Good News, Microsoft: Motorola’s Patent Appeal Didn’t Work
A Google (NASDAQ:GOOG) subsidiary, Motorola Mobility LLC, took a hit Monday when it lost a bid it made in the U.S. Court of Appeals to invalidate a Microsoft Corp. (NASDAQ:MSFT) patent that granted a ban on U.S. imports of some mobile phones. As a result of the decision, Motorola Mobility has had to concede that it infringed on Microsoft’s patent after previously arguing that the technology wasn’t new.
Motorola Mobility had previously claimed that the inventions covered under Microsoft’s patent were invalid because a similar technology was used in Apple Inc.’s (NASDAQ:AAPL) failed Newton personal digital assistant, which originally began development in 1987 and was available in the early 90s. Some of the electronic engineering and manufacture of the device was undertaken by Motorola.
Microsoft’s patent covers a method the company’s products use to sync calendars with computers; it’s a technology that is part of Microsoft’s ActiveSync software; Motorola Mobility licensed the software before the two companies started feuding. The case over the ActiveSync software is only one facet of a larger war between the two tech giants. Microsoft claims that Google’s Android phones, which are currently dominating the smartphone market, are using their technology.
Google’s Android operating system is the singular most popular operating system currently on the market for smartphones, claiming more than 80 percent of the global market in the third quarter, while Microsoft’s equivalent, an operating system used by Nokia in the Lumia phones, holds less than 4 percent.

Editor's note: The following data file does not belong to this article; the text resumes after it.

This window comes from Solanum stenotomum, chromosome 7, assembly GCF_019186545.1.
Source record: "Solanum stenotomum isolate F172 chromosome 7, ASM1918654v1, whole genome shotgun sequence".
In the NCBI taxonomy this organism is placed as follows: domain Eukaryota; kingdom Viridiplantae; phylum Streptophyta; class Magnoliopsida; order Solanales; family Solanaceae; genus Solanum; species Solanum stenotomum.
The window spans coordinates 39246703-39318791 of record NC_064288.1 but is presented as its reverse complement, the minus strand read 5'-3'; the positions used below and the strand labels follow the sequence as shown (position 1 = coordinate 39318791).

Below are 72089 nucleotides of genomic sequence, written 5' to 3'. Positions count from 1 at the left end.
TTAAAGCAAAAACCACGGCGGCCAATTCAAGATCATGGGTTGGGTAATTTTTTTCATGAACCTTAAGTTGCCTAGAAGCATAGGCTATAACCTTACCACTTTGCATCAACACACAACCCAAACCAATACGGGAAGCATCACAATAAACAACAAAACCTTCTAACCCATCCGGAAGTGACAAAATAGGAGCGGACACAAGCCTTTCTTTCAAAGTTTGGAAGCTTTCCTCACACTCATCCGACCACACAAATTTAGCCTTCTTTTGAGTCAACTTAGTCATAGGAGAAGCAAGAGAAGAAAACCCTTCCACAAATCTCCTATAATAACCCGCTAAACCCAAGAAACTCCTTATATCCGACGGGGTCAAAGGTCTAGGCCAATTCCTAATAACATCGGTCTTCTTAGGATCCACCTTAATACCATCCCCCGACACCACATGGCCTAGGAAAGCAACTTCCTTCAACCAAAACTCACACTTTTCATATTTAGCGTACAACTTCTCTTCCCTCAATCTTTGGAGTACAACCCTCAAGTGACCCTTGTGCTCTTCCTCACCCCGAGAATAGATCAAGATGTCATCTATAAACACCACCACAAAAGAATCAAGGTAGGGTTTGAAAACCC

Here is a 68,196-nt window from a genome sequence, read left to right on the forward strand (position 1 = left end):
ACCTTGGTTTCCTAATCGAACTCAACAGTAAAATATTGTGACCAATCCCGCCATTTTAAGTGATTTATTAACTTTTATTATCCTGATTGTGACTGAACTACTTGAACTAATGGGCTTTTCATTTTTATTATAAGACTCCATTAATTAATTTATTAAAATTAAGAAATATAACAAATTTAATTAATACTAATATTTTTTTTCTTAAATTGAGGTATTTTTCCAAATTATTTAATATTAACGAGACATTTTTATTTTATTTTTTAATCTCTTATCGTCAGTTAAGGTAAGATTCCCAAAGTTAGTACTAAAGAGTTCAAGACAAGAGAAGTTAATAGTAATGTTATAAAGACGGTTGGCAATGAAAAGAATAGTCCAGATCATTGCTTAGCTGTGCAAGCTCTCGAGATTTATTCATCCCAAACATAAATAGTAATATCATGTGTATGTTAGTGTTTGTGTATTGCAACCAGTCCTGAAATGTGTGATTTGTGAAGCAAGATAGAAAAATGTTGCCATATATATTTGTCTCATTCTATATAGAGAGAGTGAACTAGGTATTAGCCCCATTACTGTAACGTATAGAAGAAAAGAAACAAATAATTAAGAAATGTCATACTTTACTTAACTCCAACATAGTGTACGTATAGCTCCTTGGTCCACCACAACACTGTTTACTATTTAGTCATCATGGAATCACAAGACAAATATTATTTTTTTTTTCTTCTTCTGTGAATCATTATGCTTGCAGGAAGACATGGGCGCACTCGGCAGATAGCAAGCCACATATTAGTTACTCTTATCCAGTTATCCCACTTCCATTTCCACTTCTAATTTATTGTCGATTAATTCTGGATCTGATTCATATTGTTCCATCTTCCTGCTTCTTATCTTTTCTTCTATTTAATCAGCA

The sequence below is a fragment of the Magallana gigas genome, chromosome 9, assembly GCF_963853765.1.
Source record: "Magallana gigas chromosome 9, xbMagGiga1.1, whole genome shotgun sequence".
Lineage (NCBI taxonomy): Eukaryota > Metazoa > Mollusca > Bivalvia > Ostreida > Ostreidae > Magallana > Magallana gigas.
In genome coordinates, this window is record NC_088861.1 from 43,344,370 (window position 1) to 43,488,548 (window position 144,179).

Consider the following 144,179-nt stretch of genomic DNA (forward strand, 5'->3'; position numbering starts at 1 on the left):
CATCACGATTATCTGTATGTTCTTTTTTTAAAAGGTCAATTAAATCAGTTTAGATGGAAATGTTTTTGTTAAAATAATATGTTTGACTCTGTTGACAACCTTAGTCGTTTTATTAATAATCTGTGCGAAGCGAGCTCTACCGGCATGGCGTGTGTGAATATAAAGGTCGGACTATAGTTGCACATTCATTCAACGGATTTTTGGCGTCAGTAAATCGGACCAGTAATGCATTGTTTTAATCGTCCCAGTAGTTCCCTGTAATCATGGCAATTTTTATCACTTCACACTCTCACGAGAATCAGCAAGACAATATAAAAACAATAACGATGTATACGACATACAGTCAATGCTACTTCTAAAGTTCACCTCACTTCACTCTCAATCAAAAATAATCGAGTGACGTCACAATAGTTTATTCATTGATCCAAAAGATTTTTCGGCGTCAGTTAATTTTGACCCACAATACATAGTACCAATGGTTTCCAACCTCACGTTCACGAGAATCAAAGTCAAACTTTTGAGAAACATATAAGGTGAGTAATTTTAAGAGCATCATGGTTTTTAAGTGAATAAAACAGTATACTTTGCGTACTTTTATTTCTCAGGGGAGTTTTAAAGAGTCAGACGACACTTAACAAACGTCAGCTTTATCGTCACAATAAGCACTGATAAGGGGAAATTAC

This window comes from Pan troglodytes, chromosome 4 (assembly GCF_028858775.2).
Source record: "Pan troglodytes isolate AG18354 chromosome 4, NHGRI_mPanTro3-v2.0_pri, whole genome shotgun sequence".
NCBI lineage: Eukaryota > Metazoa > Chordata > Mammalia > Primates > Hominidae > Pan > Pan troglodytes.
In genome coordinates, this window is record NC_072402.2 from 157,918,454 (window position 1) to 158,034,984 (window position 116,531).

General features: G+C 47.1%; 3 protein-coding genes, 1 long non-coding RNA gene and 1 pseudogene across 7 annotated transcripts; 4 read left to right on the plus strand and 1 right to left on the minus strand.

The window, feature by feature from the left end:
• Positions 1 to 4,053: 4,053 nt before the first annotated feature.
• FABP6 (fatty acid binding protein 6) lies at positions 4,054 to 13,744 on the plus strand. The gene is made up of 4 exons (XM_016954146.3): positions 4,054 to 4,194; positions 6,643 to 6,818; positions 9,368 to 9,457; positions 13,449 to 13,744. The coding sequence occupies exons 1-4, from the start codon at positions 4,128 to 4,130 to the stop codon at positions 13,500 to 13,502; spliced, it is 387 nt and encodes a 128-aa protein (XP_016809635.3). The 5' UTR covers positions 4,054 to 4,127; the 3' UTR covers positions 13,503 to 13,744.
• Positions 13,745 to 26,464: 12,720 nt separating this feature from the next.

Microsoft’s patent is due to expire in January of 2014, and while this means that Google wouldn’t face any of the ramifications on the proposed import ban of it’s phones, Microsoft is holding out in the hopes that the cases against Google’s subsidiary will help them in seeking cash compensation in a district court, and continues to maintain that any Motorola Mobility phone using the syncing feature is infringing on the company’s patent. Further, Microsoft has sued both the U.S. Customs and the U.S. Border Patrol for allowing their competitor’s phones to be imported into the country. The government asked that the case be dismissed.
The quarrel between the two companies is hardly one-sided, however. In the past Motorola Mobility attempted to block imports of Microsoft’s Xbox video-gaming console at the U.S. International Trade Commission, a case that also failed to hold the attention of officials.